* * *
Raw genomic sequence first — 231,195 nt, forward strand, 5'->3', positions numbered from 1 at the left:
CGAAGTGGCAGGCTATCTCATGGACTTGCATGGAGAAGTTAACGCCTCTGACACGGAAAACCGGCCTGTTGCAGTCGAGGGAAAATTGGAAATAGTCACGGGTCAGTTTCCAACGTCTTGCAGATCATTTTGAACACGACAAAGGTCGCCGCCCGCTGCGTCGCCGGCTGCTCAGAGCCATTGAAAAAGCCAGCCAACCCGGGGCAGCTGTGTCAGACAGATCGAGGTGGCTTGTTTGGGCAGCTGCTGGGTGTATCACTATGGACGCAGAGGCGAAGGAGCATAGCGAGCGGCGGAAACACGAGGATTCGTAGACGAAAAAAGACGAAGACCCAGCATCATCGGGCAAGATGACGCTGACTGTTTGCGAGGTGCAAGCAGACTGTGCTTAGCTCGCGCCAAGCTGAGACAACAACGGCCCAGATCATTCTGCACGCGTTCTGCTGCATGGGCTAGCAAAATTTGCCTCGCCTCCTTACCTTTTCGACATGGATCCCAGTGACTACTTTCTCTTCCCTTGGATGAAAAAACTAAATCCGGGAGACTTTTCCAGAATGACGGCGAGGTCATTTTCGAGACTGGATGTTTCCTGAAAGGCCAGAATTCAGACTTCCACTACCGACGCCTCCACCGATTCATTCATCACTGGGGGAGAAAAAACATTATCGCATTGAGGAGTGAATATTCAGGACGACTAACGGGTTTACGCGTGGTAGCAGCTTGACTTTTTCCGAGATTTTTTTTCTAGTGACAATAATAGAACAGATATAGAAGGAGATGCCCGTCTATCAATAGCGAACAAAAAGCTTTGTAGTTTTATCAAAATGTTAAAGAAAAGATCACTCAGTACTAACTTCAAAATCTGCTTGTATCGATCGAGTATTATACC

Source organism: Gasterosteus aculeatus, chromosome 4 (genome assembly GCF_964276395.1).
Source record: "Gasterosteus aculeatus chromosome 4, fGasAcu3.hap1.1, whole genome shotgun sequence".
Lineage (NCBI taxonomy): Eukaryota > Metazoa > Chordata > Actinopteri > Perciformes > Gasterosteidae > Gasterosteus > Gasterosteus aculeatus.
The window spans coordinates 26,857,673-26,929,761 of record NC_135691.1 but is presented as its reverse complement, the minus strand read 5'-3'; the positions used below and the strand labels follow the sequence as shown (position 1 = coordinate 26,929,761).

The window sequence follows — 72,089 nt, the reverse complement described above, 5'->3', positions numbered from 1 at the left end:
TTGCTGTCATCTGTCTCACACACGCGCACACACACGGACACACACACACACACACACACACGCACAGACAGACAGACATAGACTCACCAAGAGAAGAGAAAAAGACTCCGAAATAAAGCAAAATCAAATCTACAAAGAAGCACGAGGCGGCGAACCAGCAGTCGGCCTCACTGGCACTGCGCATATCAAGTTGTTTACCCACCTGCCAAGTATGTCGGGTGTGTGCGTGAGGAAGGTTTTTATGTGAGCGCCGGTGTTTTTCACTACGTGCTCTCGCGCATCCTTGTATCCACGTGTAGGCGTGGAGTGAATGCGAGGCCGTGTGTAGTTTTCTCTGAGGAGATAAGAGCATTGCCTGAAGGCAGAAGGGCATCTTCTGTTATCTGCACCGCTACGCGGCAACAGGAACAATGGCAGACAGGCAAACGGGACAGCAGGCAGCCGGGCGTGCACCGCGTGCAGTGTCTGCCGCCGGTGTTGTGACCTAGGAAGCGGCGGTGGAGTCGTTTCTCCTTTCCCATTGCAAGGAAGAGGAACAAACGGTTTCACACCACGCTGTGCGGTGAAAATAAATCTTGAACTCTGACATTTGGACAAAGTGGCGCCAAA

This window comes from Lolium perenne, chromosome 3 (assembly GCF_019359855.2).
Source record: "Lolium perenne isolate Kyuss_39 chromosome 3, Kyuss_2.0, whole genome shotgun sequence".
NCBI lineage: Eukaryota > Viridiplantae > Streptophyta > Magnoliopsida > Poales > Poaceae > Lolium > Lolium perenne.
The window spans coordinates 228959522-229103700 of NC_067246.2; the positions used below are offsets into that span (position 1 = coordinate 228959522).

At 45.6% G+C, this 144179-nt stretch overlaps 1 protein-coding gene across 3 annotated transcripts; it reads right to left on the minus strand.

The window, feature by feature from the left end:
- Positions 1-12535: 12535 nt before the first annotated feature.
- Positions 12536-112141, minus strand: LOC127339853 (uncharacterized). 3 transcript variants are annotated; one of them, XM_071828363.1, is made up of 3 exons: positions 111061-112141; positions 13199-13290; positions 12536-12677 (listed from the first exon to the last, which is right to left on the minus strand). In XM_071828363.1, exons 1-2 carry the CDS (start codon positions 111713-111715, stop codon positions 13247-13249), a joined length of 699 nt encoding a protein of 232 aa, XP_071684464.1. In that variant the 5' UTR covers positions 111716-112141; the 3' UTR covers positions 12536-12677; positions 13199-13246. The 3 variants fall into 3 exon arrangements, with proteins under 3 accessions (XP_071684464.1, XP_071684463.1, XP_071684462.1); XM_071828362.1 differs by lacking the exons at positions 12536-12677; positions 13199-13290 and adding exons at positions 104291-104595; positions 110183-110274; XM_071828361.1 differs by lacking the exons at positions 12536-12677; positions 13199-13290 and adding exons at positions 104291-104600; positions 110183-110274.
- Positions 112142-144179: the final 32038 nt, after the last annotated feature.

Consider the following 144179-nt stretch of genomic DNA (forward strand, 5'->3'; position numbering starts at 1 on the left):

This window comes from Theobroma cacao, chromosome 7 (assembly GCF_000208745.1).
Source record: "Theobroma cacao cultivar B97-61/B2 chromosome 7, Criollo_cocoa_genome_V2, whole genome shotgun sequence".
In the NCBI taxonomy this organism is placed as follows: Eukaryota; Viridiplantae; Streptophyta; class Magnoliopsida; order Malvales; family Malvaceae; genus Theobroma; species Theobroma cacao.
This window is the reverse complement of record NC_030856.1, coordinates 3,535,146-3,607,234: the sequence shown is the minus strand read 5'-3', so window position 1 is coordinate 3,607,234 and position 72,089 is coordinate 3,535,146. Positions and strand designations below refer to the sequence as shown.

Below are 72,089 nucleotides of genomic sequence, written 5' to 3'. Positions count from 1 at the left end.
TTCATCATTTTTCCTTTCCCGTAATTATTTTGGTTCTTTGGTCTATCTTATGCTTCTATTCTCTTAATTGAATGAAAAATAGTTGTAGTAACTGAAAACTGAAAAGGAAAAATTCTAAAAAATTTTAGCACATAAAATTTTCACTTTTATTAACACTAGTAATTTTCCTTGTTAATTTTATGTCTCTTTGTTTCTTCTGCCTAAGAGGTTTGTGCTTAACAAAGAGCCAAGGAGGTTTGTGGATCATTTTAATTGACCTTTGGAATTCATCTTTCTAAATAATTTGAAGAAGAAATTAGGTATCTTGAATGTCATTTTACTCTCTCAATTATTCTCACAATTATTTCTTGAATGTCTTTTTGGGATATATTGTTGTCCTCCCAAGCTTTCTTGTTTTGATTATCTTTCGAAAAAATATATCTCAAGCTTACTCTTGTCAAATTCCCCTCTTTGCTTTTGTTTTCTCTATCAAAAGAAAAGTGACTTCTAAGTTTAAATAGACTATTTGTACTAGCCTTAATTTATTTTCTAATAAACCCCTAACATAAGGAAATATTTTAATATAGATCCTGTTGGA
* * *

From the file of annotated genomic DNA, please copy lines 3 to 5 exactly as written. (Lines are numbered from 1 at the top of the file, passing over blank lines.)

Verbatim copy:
Source organism: Gasterosteus aculeatus, chromosome 4 (genome assembly GCF_964276395.1).
Source record: "Gasterosteus aculeatus chromosome 4, fGasAcu3.hap1.1, whole genome shotgun sequence".
Lineage (NCBI taxonomy): Eukaryota > Metazoa > Chordata > Actinopteri > Perciformes > Gasterosteidae > Gasterosteus > Gasterosteus aculeatus.